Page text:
Winner Of W. Eugene Smith Award 1986
Water In Sahel
The “Water in Sahel” story found its origin in the dramatic pictures of drought from the early 1980’s. The core of the 1980’s famine in Mali and Niger being the availability of water, this story tries to assess the situation on management of a vital ingredient for survival in the region.
The impact of global shifts in weather conditions is much bigger when the pact between Nature and human presence is fragile, when the difference between sheer survival and death is tenuous. This Sub-Saharan part of Africa does not need to be the perpetual victim: there is energy and know-how; local initiatives need relatively little outside help to find adapted solutions to improve the situation.
The region being extremely vast, the situations are quite diverse, and the access to water and its management in the vicinity of the Niger is completely different from what can be found at the Dogon cliffs, the Northern desert-like part of Mali, the Southern side of the Senegal river or the Atlantic coastline.
Yet water is life, and more so in the Sahel.
Belgian photojournalist John Vink traveled to Africa in 1985 and spent two years photographing water management issues in Sahel, an area that stretches across the continent from the Atlantic Ocean in the West to the Red Sea in the East. Encompassing parts of Senegal, Mauritania, Mali, Burkina Faso, Niger, Nigeria, Chad, Sudan, and Eritrea, the arid Sahel separates tropical rainforests from Saharan dessert. The lack of fertile soil and rainfall has contributed to numerous droughts and famines in the region; from 1968 to 1974, at least 200,000 people and 5 million livestock died. Access to and preservation of the limited clean water supply continues to be the most crucial issue in Sahel.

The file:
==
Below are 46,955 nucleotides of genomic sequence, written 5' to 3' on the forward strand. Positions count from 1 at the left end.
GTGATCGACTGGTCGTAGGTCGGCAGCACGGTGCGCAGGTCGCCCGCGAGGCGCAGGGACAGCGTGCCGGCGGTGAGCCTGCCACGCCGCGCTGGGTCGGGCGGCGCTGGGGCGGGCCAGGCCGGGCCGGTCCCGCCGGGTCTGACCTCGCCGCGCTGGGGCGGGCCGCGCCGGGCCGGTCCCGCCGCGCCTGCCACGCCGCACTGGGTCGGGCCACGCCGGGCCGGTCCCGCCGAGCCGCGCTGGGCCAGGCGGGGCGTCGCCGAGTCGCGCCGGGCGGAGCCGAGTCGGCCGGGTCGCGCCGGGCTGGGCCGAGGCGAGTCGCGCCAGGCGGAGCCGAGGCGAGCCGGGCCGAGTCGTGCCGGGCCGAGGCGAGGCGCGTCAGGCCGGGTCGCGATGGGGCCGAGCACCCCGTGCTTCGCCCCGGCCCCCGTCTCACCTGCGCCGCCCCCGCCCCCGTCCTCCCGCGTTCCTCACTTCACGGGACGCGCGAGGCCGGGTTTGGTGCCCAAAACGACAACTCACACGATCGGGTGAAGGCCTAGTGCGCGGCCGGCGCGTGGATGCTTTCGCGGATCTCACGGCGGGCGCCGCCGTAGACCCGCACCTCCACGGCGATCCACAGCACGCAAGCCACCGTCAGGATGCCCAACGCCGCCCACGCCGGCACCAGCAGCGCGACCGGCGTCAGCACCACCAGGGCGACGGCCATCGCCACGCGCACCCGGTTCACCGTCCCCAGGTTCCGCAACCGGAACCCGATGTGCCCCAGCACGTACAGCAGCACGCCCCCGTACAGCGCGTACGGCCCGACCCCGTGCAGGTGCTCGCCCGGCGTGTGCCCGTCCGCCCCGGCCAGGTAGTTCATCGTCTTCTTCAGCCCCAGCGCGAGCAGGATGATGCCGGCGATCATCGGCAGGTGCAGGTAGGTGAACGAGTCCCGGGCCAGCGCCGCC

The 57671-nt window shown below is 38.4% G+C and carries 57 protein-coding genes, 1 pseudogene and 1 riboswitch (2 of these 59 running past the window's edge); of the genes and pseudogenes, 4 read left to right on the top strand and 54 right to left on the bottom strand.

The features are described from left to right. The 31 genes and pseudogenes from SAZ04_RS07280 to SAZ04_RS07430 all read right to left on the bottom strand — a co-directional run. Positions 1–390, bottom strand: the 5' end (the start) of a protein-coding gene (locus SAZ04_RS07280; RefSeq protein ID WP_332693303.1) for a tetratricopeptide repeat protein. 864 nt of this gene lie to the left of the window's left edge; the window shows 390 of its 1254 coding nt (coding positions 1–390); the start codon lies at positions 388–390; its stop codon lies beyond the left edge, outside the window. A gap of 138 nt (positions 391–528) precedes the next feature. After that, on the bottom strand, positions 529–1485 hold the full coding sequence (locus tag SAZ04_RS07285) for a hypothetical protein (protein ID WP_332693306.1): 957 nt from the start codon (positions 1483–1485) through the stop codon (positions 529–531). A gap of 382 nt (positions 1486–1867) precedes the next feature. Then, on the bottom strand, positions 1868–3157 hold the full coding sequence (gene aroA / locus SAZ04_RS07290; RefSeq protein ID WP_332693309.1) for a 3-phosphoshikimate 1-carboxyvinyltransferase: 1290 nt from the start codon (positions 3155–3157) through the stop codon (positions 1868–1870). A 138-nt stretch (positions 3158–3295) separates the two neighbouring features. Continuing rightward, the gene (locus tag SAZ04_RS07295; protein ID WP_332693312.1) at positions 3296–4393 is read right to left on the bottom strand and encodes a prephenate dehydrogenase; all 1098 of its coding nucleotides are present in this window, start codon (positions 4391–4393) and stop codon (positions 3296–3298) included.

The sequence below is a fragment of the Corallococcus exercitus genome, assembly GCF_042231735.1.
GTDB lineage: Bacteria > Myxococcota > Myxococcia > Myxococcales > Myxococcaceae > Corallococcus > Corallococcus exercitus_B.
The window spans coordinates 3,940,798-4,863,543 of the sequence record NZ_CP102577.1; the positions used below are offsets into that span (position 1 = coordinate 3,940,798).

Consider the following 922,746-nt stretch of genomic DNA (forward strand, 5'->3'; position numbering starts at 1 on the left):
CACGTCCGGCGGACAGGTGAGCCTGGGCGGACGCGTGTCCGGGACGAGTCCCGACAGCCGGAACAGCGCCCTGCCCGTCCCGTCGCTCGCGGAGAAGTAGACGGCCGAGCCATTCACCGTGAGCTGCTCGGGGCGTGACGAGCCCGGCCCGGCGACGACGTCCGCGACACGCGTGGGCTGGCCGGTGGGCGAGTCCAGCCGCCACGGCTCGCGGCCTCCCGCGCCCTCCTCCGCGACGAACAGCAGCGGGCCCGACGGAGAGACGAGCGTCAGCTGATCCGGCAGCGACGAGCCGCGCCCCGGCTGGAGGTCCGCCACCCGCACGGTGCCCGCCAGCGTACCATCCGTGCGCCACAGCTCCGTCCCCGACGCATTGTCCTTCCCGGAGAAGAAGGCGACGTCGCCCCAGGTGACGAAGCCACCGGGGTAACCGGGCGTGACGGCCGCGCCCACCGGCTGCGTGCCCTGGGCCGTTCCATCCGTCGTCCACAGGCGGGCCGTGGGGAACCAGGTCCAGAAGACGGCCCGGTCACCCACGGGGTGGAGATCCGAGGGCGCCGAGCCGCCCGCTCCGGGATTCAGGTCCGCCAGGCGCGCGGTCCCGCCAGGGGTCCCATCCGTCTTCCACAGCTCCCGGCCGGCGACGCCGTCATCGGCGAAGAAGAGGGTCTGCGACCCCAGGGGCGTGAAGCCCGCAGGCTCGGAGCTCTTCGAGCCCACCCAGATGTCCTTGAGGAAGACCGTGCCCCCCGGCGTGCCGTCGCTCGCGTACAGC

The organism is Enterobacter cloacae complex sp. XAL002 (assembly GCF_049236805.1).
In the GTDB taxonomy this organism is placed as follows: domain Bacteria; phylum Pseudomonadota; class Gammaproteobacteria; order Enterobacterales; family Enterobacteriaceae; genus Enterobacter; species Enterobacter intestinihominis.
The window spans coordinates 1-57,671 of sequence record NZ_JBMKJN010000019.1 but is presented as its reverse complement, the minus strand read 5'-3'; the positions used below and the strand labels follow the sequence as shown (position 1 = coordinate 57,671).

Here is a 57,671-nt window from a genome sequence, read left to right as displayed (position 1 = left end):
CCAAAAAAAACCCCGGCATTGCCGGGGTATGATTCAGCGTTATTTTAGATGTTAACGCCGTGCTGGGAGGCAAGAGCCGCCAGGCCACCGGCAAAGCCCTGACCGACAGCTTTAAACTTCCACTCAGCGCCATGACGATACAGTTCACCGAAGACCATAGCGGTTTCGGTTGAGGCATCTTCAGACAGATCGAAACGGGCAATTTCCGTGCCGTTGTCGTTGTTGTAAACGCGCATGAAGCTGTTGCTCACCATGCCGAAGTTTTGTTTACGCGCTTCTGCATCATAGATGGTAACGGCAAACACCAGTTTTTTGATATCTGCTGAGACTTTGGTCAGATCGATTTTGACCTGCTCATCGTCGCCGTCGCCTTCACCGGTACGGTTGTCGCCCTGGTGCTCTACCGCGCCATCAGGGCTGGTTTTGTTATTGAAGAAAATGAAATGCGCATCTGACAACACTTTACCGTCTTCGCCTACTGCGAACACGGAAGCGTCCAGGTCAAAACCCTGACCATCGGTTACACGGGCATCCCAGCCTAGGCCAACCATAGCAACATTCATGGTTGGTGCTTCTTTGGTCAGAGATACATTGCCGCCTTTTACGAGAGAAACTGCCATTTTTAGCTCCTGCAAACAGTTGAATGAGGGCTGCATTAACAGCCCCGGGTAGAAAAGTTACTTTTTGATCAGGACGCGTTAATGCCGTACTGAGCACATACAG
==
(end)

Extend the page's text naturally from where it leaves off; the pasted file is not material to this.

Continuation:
Vink was moved by powerful photographs of drought victims from the early 1980s in Mali and Niger. Rather than focusing solely on problems such as erosion and insufficient irrigation, Water in Sahel also highlights solutions. Vink documents how water is transported long distances via jars or goat skins and used to irrigate gardens, how women reduce soil erosion and improve water filtration by stabilizing the terrain. He photographs cooperative farmers working a plot of irrigated land, children watering vegetable gardens, and workers building a dam to produce electricity and regulate water levels. According to the photographer, “This Sub-Saharan part of Africa does not need to be the perpetual victim: there is energy and know-how; local initiatives need relatively little outside help to find adapted solutions to improve the situation.” Since the late 1980s, international aid organizations have contributed money to local officials who are trying to find innovative solutions to minimize the impact of drought, water-borne illnesses, erosion, and desertification. Vink, who was granted a W. Eugene Smith Award in Humanistic Photography for this work in 1986, helped raise the visibility of these issues.
John Vink, of Belgium, documented the problems associated with water as a resource in the Sahel region of Africa, particularly efforts under way to prevent future large-scale droughts, to save vegetation and to aid people in their fight against illnesses related to the water shortage.